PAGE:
- In a country with no guaranteed paid leave or childcare, many parents’ best option is to stay home to raise their children.
- While they told Insider that they love what they do, they also feel the work is underappreciated.
- As populations shrink and Americans rethink work, it may be time to start paying parents.
When Shannon Carpenter’s daughter was 19 months old, her days unfolded like this: wake up at 6:30 am, drop her daughter off at day care at 7 am, go to work, leave work, pick up her daughter, come home at 6:30 am, have dinner and go to bed.
“It felt like I was just working to pay someone to look after my kids,” he said.
To get out of “the rut”, Carpenter and his wife started talking about having a parent at home. At first jokingly said it should be him. Then reality set in: it had to be him. His wife’s career in advertising “was better than mine would ever be” in state government. So for the past 15 years, Carpenter has been working as a stay-at-home dad to now three children.
“I have a job and I treat it like a job. It’s not a break for me,” Carpenter said. “Actually, I have a job description.” It’s “never-ending” work, he said, and its payoff is creating a strong family unit — what he calls “working for memories.”
Like many of the stay-at-home parents Insider spoke with, Carpenter began his work in reaction to an economic reality. It blossomed into a career he would never give up, but his situation also reveals the flaws in how America treats parents and children.
As a stay-at-home dad, he is often faced with the stigma that care work is women’s work – and it’s work that is shuffled to the economic side. Women in the U.S. did $1.61 trillion in unpaid care work in 2021, according to Insider’s inflation-adjusted calculations for hours of unpaid care work, assuming a federal minimum hourly wage of $7, 25.
This reality, along with increasingly expensive and scarce child care and few federal protections for parents, may be one of the reasons why populations around the world are shrinking.
“This is clearly one of the reasons why birth rates are falling across the global developed capitalist world,” Kristen Ghodsee, Professor and Chair of Russian and Eastern European Studies at the University of Pennsylvania, who focuses on the experiences and utopias lived by women, said Insider. “Because women and people who provide care at home and do this unpaid work are finally saying, ‘No, I’m done.’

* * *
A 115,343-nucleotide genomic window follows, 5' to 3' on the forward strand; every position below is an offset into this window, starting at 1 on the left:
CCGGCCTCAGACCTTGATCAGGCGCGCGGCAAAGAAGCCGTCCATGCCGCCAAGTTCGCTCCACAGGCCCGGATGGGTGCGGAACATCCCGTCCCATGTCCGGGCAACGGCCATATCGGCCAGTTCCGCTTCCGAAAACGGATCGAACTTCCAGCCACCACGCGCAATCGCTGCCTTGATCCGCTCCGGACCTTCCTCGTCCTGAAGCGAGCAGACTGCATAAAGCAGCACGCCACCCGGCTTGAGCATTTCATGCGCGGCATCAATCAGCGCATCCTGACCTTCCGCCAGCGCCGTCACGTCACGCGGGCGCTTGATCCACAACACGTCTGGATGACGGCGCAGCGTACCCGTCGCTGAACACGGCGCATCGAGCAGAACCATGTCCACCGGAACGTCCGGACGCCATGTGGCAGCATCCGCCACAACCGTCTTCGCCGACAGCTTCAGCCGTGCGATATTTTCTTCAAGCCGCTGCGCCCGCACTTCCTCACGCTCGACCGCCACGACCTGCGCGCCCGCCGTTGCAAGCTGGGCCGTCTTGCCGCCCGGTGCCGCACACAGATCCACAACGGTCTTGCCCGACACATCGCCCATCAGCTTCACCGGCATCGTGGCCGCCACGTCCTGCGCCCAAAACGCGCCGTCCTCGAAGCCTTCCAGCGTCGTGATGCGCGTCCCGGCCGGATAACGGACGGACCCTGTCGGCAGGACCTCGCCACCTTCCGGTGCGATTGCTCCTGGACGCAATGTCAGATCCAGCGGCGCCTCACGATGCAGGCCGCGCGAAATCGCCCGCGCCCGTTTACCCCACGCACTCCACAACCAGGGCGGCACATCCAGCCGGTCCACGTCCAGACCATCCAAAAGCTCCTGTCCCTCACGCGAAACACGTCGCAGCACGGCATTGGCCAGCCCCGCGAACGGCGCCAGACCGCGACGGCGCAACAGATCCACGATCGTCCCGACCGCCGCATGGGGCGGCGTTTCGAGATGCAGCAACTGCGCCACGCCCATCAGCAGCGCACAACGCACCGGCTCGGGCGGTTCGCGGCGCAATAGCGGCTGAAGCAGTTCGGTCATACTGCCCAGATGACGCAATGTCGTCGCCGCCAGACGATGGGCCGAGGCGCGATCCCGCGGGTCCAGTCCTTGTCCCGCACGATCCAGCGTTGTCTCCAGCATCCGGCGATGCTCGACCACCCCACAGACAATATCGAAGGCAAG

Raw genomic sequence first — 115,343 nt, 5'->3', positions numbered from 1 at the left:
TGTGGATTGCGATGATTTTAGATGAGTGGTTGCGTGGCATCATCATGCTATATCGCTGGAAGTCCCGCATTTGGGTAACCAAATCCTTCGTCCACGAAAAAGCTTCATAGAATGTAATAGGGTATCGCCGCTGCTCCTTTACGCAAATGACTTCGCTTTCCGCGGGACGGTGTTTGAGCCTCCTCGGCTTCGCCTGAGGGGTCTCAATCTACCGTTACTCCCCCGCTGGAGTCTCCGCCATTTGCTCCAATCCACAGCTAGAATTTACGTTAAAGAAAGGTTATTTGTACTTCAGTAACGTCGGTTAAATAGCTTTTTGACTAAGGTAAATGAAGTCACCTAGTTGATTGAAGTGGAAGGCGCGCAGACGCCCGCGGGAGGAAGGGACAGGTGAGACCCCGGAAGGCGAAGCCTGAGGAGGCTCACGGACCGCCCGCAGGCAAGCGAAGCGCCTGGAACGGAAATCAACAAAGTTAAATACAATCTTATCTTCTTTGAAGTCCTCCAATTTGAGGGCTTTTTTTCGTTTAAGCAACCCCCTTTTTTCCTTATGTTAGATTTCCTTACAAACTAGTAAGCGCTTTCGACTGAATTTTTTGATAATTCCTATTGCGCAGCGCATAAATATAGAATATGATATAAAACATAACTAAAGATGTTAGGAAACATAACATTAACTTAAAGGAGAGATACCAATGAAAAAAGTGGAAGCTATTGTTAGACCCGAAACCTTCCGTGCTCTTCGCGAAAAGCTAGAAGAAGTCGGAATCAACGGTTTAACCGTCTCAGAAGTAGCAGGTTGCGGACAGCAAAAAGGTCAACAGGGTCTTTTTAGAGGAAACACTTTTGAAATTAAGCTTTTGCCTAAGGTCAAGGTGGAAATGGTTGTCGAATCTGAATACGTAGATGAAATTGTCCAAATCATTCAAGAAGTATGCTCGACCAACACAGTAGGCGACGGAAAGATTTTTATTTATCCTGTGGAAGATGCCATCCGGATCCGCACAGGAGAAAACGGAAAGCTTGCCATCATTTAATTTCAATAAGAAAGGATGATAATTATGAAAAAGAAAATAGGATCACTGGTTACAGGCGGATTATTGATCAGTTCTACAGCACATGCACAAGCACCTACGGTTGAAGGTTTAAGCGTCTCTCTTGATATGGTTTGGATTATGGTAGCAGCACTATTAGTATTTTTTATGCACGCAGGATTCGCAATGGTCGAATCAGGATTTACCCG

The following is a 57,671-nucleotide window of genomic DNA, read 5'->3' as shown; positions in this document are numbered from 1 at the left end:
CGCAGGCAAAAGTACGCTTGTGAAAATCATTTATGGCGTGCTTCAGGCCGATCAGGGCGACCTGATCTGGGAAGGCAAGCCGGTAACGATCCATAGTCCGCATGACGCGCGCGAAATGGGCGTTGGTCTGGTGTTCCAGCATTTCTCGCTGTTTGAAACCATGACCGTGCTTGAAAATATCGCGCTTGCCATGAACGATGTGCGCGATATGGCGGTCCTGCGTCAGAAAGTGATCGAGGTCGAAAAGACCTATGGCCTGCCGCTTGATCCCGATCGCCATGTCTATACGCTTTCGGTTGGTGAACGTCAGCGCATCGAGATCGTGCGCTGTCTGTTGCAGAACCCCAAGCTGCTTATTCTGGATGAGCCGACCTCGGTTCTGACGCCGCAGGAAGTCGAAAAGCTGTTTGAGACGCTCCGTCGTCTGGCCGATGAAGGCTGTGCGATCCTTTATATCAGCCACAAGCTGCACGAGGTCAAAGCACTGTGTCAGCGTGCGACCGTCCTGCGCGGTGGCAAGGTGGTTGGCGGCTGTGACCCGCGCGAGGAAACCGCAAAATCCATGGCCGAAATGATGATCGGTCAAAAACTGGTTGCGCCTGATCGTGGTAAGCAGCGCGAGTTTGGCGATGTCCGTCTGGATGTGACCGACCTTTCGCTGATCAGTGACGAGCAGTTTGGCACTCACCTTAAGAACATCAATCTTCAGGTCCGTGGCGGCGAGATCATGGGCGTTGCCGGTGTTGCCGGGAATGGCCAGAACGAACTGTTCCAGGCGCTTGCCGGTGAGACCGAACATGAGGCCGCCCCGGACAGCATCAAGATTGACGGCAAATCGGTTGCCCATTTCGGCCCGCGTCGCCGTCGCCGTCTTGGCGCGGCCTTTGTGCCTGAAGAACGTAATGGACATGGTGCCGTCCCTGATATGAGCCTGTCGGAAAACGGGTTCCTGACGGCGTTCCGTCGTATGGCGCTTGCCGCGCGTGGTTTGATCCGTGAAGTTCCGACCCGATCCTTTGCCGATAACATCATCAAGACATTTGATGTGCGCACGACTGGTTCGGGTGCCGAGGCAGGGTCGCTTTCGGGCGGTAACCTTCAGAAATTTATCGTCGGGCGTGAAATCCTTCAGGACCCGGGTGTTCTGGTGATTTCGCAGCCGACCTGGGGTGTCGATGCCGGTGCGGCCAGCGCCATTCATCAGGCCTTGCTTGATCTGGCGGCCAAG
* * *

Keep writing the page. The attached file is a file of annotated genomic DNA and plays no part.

As workers across industries rethink what they want from work, parents can be the final frontier. Countries are scrambling to fight shrinking populations – Hungary, for example, has canceled income tax for new mothers for the rest of their lives. A municipality in Finland offers parents a “baby bonus”. Estonia, as the BBC reports, has successfully increased birth rates after implementing a year and a half of family leave and monthly benefits for parents. Parents in Denmark receive child benefit.
The US briefly flirted with an expanded children’s tax credit, sending monthly checks direct to parents – which many of them used to care for their children. But the US has no federal paid leave or guaranteed child care. This leaves both working and stay-at-home dads to create their own economic models and perhaps dissuades some Americans from becoming parents.
“Women are basically providing this very valuable commodity, quote – if you think of labor power as a commodity – for free, in societies where women are basically doing all the work necessary to reproduce labor power in the private sphere, ” Ghodsee, who is the author of the upcoming book “Everyday Utopia”, said.
Some economists, politicians and parents began to ask themselves: what if we paid them?
“I’m doing all this work and people are like, ‘Oh, you’re just a stay-at-home mom,'”
Jessica Strunk, who works as a stay-at-home mom to twin girls, was two years away from graduating as a teacher when she got pregnant.
“The plan was that my little job on campus would be able to cover the cost of childcare at my university,” she said. “And then we found out they were twins.”
Strunk estimates that she is “on shift” for about eight to ten hours every day. In absolute terms, this parental work is in the service of America’s economic future. She is working to prepare her children to be happy, healthy members of society, and she makes sure her husband has what she needs to do his job efficiently.
“If I paid someone else to do this, I would be paying their ass for it. So I must value myself as much as I would pay someone else to do this,” Strunk said.